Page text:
Sibling rivalry can be a nightmare for parents to deal with. When your kids are always squabbling, you feel more like a referee than a parent. What you need are some tips on how to deal with sibling rivalry and restore harmony to the household. So here are some useful ways to handle sibling rivalry …
My first tip on how to deal with sibling rivalry is to make sure that your kids have very firm boundaries regarding their behaviour. Make it clear what is and is not acceptable. They must know that behaviour such as punching, hair-pulling, name-calling, stealing toys etc is completely wrong.
Kids can often feel, rightly or wrongly, that their sibling is the favoured one. So make sure that you spend time with each one independently. Take them for their favourite activities without their brother or sister present, so you can enjoy each other´s company and they feel that they have your full attention.
Sibling rivalry can be caused by jealousy. Does one child feel that the other one is prettier, cleverer, more popular or always gets more praise from you? Help them feel a sense of self-worth by praising their achievements and showing that you are proud of them.
Sometimes the best option, when your kids won´t stop fighting, is to put them in separate places for time out. If space permits, give them their own rooms – it´s not much fun to share a room when you don´t get on with a sibling!
As well as spending time with each child individually, it´s also important to spend time together as a family. This can help create a sense of having a family unit. So even if it isn´t always fun, the family needs to do activities together, and hopefully in time it will become more harmonious.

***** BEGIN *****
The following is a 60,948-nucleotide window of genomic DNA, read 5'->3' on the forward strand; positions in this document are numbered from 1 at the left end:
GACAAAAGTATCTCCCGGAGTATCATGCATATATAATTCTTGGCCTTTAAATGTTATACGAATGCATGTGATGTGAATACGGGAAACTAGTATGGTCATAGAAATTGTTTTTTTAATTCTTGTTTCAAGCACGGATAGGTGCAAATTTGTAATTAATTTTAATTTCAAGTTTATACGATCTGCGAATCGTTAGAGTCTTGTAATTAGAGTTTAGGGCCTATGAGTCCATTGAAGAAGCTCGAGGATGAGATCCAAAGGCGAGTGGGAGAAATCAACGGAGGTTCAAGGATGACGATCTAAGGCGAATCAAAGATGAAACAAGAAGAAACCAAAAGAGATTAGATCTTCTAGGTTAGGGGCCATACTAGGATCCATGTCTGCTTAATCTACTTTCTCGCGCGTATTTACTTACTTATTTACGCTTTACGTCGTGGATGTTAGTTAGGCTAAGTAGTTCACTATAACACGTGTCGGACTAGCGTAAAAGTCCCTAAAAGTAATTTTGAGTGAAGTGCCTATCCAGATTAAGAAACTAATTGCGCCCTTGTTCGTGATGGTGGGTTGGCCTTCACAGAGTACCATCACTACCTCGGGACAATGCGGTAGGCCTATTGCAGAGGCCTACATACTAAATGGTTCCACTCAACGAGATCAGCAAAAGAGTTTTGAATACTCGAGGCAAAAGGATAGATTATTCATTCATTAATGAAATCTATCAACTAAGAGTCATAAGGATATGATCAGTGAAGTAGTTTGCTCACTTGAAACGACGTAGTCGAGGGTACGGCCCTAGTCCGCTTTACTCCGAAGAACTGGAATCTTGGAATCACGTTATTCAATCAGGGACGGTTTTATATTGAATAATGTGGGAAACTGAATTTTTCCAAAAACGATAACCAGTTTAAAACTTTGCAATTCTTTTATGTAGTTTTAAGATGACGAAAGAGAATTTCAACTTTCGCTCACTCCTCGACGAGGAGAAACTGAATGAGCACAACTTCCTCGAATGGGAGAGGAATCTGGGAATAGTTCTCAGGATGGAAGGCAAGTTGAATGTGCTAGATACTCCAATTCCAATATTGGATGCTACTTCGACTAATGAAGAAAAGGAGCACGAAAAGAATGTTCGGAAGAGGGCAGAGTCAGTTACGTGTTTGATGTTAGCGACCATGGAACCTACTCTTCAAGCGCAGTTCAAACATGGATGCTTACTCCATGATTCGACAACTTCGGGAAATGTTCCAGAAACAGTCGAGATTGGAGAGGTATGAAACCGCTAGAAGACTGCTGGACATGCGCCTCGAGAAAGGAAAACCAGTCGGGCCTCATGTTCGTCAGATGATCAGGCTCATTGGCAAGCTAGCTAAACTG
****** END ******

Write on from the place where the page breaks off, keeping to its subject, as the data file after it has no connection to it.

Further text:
Tempting as it is, don´t just deal with your kids´ sibling rivalry by shouting at them to be quiet and stop fighting. Sit down and listen to them. Ask them what the problems is, give each one the chance to speak, and try to help them resolve the issues.
Sometimes the only answer is to let your kids deal with it themselves, as long as there is no bullying or physical attack going on. It´s good practice for the adult world, when they will have to learn how to deal with conflict and find a solution.
When you´re listening to yet another screaming match, it may seem like this stage will never end. But it will pass with time. Many siblings who hated each other when younger go on to be the best of friends as adults and form a very tight unit. So be patient – things could well improve dramatically.
Kids don´t necessarily get on simply because they are brothers and sisters, so sibling rivalry is common and quite understandable. It´s not much fun for their parents, but then the kids are often very upset by it as well. Have you employed any effective tactics with your kids, and if so, can you share your advice on how to deal with sibling rivalry?
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